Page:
Historical Background

Before mentioning the Malton newspapers specifically, some context about the general newspaper situation of the period should be noted.
From the early 18th century there were taxes on publishing - newspapers, bills, pamphlets and at some point a tax on paper. In 1814 the tax on newspapers was set at 4d per copy. Legislation followed that spelt out the scope of the tax - those that contained any "public news, intelligence or occurrences, or any remarks or observations thereon, or upon any matter in Church or State," and/or those which appeared more frequently than every twenty-six days.
In 1836 the tax was reduced to 1d and eliminated altogether in 1855.
It was therefore not until this 'tax on knowledge' was eliminated that the general population could afford to buy a newspaper and proprietors could viably satisfy this need.

The Malton Messenger

The Malton Messenger began as a monthly periodical in 1853; it successfully progressed and was printed as a broadsheet in June 1854. The company had hoped to produce a weekly edition of the paper by this time but owing to the scope of the tax retained their monthly frequency.
Once these restrictions were lifted the Malton Messenger was free to publish weekly, the first edition on 14 July 1855 [1]
See an early example of the Malton Messenger, Saturday, 19th April 1862 by clicking on the image on the left (warning large file)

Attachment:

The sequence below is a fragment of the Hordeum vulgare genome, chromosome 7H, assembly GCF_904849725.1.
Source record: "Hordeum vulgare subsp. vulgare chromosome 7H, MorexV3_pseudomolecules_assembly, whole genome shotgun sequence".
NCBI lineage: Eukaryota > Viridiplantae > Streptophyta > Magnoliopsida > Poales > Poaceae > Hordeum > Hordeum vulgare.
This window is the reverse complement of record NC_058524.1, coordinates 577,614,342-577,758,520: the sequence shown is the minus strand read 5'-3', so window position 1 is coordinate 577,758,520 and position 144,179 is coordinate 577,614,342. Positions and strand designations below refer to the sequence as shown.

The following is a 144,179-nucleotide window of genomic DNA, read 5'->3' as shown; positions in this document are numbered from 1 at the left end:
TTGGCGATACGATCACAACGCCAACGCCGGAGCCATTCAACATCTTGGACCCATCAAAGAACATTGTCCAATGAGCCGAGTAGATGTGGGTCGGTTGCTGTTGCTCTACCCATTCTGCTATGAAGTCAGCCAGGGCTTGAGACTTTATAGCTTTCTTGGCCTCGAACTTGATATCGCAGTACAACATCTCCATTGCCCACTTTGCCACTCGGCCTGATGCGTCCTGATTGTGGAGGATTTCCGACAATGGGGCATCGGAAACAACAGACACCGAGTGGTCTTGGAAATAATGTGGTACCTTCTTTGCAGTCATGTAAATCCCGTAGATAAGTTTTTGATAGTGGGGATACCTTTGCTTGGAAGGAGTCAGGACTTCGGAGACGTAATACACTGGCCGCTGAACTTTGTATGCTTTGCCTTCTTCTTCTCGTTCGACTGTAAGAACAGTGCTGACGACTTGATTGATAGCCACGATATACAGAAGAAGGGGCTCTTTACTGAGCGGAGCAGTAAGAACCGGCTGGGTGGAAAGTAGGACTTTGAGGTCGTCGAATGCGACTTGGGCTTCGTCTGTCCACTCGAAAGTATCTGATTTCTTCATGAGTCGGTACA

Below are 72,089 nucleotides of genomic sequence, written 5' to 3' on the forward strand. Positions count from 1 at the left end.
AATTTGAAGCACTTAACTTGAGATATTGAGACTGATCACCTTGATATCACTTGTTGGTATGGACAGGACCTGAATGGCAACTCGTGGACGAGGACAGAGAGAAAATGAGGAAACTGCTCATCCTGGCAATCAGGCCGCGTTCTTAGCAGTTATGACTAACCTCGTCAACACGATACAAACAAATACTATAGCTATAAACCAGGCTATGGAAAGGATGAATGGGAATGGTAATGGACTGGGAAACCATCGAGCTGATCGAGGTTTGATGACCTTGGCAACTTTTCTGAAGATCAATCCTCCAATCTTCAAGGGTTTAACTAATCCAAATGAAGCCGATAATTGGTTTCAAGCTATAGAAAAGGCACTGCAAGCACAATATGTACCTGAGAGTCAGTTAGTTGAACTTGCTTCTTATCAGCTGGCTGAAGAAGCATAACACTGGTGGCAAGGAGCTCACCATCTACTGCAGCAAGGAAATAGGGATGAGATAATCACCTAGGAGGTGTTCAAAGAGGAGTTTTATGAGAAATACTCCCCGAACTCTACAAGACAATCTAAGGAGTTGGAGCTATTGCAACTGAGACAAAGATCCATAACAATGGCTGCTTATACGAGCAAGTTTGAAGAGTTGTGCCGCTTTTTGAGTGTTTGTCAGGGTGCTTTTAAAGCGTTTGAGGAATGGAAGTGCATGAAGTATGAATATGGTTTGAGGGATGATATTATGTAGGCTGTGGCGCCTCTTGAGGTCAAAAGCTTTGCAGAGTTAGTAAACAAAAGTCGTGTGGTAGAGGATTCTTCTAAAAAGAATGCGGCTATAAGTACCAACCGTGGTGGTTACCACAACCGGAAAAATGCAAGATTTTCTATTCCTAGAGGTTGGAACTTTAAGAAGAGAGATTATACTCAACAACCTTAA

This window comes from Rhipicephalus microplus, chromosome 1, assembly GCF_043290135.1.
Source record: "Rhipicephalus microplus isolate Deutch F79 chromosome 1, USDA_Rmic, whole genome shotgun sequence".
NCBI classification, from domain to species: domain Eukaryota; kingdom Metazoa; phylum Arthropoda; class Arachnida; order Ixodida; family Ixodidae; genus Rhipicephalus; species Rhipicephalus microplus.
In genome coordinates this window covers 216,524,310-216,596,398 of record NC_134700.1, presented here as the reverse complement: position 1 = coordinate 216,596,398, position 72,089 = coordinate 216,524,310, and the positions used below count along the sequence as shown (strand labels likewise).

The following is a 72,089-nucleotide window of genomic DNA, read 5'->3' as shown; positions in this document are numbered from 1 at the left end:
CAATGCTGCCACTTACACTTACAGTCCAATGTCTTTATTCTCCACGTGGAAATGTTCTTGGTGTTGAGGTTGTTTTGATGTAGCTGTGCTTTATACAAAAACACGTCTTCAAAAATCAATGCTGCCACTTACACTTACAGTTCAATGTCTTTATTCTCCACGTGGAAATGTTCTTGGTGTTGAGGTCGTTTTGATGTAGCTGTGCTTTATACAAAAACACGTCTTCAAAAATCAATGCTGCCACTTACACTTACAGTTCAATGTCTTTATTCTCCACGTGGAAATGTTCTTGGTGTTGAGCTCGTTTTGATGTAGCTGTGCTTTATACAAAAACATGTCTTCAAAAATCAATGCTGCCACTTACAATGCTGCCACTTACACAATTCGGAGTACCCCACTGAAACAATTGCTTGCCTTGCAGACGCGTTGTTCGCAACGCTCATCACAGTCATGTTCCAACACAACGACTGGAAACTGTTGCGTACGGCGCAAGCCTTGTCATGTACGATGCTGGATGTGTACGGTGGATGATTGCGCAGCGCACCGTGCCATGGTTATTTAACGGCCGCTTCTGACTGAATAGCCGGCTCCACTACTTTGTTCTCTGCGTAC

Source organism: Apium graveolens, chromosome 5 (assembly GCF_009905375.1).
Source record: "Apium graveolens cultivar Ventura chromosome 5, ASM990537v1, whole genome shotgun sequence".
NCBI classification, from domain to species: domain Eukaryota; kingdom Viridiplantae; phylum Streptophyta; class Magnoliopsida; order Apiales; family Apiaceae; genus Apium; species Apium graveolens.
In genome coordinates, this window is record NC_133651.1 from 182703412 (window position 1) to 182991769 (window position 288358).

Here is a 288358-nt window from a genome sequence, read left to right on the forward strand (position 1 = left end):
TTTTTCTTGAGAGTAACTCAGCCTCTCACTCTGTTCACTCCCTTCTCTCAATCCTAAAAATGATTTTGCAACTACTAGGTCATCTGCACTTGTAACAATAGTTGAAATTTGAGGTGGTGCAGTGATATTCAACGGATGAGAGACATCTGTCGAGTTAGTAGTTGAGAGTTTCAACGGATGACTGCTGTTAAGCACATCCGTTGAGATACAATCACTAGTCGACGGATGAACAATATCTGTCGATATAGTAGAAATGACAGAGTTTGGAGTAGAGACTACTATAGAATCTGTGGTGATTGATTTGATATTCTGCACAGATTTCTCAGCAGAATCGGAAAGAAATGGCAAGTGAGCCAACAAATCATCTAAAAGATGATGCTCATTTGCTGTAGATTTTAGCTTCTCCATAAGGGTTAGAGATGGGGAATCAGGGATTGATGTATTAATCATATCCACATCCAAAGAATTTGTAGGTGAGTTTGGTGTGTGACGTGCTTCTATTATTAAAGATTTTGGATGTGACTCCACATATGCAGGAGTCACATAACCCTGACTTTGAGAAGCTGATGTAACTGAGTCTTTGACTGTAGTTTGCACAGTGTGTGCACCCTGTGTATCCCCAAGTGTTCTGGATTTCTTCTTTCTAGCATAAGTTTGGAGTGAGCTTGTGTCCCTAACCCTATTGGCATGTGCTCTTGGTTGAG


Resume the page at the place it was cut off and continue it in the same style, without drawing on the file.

[1] The Malton Messenger: 1 July 1854

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The Malton & Norton Gazette

Malton's first weekly newspaper commenced publication on Saturday, 30th June, 1855. It cost 1d and a short item announced the opportunity created by the repeal of the newspaper tax.
The front page of these early issues contained advertisements from local traders. The back page contained 'Local Intelligence' - items of likely local interest to Maltonians.
In between the front and back pages was coverage of progress with various wars (Crimea, Sebastapol), Parliamentary matters, and coverage of notable law, police and commercial matters.
It was printed and published every Saturday morning by the Proprietor, George Barnby, bookseller, stationer, &c., at his printing office, Wheelgate, 'where all Advertisements, Communications, and Books for Review, are to be addressed.'
From the very first issue a list of sellers in the surrounding villages was published. It was not until issue 6 that availability from additional sellers in Malton was publicised: Mr. Collier and Mr. Harrison, Booksellers; Mr. Masterman and Mr. Hide, Hairdressers.
On the death of George Barnby his son Edmund, who was already working in the business continued it. Edmund went to live in Bournemouth leaving estate valued at £14,164 (Western Gazette, 5 March 1909)

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Please view the electronic copies of the newspapers below. Each file is approximately 1.5gb. To keep the file sizes to a minimum I have only included the pages covering Malton news and advertisements.

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